The truth about Santa
I'm greatly enjoying a snowy morning here in Bellevue, Washington, sipping tea and thinking about my childhood. Growing up, I had no doubt that Santa was (and is still) real. I also had no doubt that Santa needed alot of help, since there were so many people in the world who deserved presents. The existence of many different Santas around, in the mall, on the street corner, on TV, cemented my understanding that many many people were helping Santa, and that it was okay - any of these Santas could pass my message along to the real Santa, and the job got done.
My Mom loved to play Santa. Every year we received gifts from her under the Christmas tree as well as from Santa, but just one or two from Santa, and lots from her. I remember accusing her of being santa, and she would never deny it, but she'd have a twinkle in her eye. I was comfortable with this. I think that I thought there might not really be a santa when I was around 8 or 9 years old. But every year, under the tree were presents for all of us (Mom too) from Santa!
A couple of weeks ago, after a post about telling your kids the truth, a reader asked about this topic. She wanted to know the happy medium between telling children that there isn't in fact a Santa (there is, by the way, I've met him) and telling them the fairy tale stories. What do we tell our kids about the Easter Bunny? The Tooth Fairy? I think my Mom had it pegged. The joy she had in playing Santa also covered her delight in sneaking in my room early on sunday morning to put my loaded easter basket on the edge of my bed... her tiptoeing to gently slide a quarter under my pillow for a lost tooth.
I knew she was doing these things, and I knew that she was doing it to help the Easter Bunny, the Tooth Fairy, and Santa.
While I was never told by her not to believe in these Fairy Tales, I was also never told to. I was permitted to make up my own mind. "What do you think?" Was Mom's classic response to my questions. And I'd tell her. And she's say "hmm. Maybe!" I was perfectly satisfied with this.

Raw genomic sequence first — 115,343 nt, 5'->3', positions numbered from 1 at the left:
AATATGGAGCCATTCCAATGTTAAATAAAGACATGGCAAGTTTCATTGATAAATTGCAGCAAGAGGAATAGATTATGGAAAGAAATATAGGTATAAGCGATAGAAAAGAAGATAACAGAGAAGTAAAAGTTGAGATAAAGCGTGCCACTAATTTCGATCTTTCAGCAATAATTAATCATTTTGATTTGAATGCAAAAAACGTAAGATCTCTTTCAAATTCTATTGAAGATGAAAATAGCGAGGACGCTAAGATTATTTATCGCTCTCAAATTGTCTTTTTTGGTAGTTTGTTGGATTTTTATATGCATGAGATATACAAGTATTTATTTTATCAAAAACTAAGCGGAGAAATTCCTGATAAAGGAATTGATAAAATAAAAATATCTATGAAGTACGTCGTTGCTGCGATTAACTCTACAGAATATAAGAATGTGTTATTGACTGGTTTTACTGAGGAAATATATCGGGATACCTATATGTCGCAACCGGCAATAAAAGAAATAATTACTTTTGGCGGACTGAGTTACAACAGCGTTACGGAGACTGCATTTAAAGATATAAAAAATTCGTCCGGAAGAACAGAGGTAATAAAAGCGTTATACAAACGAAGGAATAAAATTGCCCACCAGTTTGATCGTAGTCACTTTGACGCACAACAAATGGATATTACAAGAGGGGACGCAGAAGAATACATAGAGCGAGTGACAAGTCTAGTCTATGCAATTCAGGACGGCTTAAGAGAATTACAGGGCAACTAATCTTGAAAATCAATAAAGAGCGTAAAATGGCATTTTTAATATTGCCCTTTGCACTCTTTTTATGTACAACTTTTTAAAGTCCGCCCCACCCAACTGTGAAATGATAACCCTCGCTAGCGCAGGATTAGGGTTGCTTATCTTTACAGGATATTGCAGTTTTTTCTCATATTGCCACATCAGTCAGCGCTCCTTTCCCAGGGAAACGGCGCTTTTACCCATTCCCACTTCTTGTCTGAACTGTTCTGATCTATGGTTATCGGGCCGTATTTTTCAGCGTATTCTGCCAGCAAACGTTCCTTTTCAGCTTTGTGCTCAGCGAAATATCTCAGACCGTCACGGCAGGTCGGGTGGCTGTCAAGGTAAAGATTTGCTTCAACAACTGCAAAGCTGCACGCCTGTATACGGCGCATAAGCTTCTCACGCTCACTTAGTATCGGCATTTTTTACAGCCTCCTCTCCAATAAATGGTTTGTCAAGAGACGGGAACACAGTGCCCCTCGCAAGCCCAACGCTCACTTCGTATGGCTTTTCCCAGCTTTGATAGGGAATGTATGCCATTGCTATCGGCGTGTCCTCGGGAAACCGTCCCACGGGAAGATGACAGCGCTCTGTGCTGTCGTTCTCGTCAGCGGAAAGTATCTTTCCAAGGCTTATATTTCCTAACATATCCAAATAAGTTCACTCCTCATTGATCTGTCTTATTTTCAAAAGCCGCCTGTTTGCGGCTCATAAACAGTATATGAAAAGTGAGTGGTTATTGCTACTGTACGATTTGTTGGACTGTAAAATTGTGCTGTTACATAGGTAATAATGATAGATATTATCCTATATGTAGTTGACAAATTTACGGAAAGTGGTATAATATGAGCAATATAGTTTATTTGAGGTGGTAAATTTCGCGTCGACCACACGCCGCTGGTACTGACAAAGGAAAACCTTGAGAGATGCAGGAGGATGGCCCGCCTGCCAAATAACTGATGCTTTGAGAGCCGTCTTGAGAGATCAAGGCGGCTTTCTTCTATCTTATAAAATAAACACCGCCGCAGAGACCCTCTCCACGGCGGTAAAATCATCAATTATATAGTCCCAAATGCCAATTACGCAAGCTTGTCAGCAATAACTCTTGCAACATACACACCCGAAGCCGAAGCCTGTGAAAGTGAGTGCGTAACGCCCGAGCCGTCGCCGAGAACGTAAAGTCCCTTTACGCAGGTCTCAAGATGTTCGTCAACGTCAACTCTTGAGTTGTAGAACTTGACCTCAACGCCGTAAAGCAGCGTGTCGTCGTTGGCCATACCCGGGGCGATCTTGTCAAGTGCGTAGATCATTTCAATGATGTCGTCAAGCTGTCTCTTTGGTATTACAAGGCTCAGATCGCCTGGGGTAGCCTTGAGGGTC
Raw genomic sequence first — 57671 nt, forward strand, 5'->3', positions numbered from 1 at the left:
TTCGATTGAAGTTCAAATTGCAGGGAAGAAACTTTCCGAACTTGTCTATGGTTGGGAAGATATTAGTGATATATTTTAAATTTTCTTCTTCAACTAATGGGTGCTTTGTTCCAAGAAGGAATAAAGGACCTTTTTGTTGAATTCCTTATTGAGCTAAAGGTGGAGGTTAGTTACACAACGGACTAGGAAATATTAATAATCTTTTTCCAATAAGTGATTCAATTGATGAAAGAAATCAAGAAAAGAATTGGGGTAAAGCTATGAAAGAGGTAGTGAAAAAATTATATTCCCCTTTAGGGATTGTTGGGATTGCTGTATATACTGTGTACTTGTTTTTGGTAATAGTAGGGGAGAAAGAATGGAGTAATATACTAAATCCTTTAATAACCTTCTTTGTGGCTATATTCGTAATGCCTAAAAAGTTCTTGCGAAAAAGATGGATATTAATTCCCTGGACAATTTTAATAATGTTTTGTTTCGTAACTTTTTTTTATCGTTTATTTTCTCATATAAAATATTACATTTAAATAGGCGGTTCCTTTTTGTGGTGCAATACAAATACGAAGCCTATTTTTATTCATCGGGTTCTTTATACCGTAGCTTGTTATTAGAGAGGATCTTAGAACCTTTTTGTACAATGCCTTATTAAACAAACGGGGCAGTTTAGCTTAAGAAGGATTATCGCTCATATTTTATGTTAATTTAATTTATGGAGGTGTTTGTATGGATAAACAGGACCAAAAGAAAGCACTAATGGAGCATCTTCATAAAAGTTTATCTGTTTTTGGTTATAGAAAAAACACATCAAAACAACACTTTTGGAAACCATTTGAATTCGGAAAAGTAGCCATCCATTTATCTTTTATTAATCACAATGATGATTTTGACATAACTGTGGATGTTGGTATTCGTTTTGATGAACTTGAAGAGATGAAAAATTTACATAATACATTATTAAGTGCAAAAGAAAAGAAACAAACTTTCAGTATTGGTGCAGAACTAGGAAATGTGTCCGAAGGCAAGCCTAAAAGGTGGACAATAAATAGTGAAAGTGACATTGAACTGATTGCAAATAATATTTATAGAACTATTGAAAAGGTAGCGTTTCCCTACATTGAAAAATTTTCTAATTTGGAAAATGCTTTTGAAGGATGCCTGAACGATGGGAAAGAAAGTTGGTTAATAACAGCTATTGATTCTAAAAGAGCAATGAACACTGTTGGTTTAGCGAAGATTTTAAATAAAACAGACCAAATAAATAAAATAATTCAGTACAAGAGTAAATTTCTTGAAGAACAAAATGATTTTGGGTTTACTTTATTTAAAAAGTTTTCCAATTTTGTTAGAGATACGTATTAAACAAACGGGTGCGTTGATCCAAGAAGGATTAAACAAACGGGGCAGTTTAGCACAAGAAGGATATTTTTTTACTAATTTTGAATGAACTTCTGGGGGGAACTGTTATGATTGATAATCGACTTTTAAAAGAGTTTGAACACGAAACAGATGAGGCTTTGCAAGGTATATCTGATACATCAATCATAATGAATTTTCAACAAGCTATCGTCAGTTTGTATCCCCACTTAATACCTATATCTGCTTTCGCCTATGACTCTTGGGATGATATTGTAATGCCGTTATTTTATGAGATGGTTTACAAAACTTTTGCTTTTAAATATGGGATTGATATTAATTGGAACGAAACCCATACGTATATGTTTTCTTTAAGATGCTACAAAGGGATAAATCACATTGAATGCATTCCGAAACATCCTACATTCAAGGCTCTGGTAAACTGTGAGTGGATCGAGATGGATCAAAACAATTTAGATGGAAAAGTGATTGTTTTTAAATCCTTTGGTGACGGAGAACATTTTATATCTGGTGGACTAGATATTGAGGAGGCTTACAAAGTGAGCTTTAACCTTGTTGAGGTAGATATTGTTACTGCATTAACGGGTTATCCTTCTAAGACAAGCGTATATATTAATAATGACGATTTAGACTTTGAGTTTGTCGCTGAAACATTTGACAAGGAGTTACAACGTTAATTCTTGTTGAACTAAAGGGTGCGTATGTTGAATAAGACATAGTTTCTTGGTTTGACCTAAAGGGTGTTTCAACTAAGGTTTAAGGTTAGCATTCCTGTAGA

So I've always believed in Santa. And three years ago this December, I met him. I tried to talk myself out of it, that it wasn't Santa, because it just wasn't possible that he'd be hanging out in the Costco parking lot in Issaquah, in plain cloths, enjoying a hot dog, and greatly. I was a nanny at the time, for 4 children. We'd been doing a lot of talking about Santa, and I'd held firm that I believed in him, and encouraged the children to think about what they thought, and what they believed. Unloading the bulging cart into my tiny Volkswagen Jetta’s trunk, getting ready to strap the kids in so I could put things on their laps as well, I heard someone walk up to us.
“Hi kids!” an older gentleman said. I turned around, protective of the children. He was white haired, with a nice cropped haircut and a soft beard. His eyes were merry and warm, and the children were delighted. “I’m Santa” he said quite simply, and the children, all 4 quiet for the first time that I’d ever seen when they weren’t sleeping, just nodded their heads, gazing at him. I too, felt the tingles traveling up and down my legs when one experiences something remarkable. He handed something to each of the children, a photo. He was posed there in all his red and white and fluffy glory by a Christmas tree with Mrs. Claus.
As we all stood dazed, he said “Merry Christmas!” and sauntered off to his Ford truck, and I imagined he was very pleased with a job well done. I, with tears in my eyes said “see? I told you he was real.” The children, clutching their photos, climbed into the car, loaves of bread and eggs on their laps, sat quietly all the way home. Once there the chatter resumed, the excitement of meeting Santa held them in great spirits until Mom and Dad got home. “We met Santa today!” they told them, and I nodded, and said “yep, we sure did.”
I drove home that evening and know I saw his sled flying across the sky. Santa is real, and so are his helpers.